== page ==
Here we are in mid-September of 2006 and not a single hurricane has made landfall in the US. Compare that to the record-setting 2005 of over 27 named storms, 14 of which made landfall. This surprised many professional weather forecasters who expected another year of near-record storms.
What does the lack of destructive weather have to do with stocks? Everything! Ok, maybe not everything. But it does underscore an important psychological principal for stock markets and forecasting: our brains tend to extrapolate the present (or the recent past) linearly into the future.
Our Stone Age brains are great at pattern recognition. The better our ancestors recognized and remembered successful ways to hunt or find water, the easier it was to survive. This archaic wiring is still in our heads. We tend to see things happening today and naturally believe they will continue in the future. Behavioral psychologists call this "Representation Bias." For instance, we've noted how optimism and sentiment indexes tend to rise after the stock market has already climbed or good GDP numbers come in. The reverse is also true. Many predicted the 3rd quarter would be a negative one for stocks because of the correction that happened in the 2nd quarter. In fact, a lot of the so-called "technical analysis" professional stock traders use is predicated on just these types of psychological mishaps.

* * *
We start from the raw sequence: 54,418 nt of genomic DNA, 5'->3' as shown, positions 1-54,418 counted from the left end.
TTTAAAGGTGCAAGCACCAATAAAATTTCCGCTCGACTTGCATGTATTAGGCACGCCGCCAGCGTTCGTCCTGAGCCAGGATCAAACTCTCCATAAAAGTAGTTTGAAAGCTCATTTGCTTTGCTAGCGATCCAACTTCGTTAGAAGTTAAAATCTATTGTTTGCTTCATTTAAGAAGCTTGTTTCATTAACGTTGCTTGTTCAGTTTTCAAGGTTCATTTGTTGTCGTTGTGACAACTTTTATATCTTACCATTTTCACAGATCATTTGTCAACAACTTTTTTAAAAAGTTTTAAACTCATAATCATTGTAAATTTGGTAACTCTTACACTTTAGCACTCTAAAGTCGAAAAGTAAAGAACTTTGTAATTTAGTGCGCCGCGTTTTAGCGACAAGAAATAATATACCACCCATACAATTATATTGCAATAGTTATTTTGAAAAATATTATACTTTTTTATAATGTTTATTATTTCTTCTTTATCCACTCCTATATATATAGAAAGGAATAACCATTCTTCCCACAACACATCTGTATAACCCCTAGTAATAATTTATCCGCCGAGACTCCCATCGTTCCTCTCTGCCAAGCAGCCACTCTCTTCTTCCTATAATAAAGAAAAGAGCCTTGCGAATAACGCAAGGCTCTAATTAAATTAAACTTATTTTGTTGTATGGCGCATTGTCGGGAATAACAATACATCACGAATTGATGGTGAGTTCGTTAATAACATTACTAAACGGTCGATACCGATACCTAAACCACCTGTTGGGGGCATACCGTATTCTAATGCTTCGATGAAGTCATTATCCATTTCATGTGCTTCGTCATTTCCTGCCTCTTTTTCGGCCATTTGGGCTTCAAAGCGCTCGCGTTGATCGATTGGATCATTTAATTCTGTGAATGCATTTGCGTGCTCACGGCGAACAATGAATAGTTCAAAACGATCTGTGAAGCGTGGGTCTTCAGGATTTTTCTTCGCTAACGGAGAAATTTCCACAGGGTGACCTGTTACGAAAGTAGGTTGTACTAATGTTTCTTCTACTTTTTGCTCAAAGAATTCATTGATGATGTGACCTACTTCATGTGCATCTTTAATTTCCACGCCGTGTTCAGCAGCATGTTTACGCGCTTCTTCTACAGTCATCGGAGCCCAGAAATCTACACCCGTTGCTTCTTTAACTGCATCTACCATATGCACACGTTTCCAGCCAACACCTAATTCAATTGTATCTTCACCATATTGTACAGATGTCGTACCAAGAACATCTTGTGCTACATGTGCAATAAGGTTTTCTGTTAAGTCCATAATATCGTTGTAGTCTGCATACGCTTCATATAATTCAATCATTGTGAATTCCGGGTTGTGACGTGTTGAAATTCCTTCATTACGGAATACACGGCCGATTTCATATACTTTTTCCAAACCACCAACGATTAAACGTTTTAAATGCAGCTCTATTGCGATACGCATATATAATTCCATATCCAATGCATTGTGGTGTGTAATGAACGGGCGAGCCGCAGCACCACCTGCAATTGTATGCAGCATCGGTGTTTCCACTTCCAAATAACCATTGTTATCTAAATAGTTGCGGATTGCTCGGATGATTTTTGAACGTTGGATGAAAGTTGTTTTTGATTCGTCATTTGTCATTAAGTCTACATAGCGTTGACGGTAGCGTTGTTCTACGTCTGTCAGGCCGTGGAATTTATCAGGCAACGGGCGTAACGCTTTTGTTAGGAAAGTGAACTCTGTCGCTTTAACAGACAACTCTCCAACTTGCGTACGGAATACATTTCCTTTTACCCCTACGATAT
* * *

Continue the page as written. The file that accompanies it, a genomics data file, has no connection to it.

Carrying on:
The goal is to overcome the times where our brains try to trick us. Don't let the storm clouds in your brain rain on your investing judgment—keep your head in the sunny skies of fundamentals and logical analysis.
Source: The National Environmental Satellite, Data, and Information Service (NESDIS)
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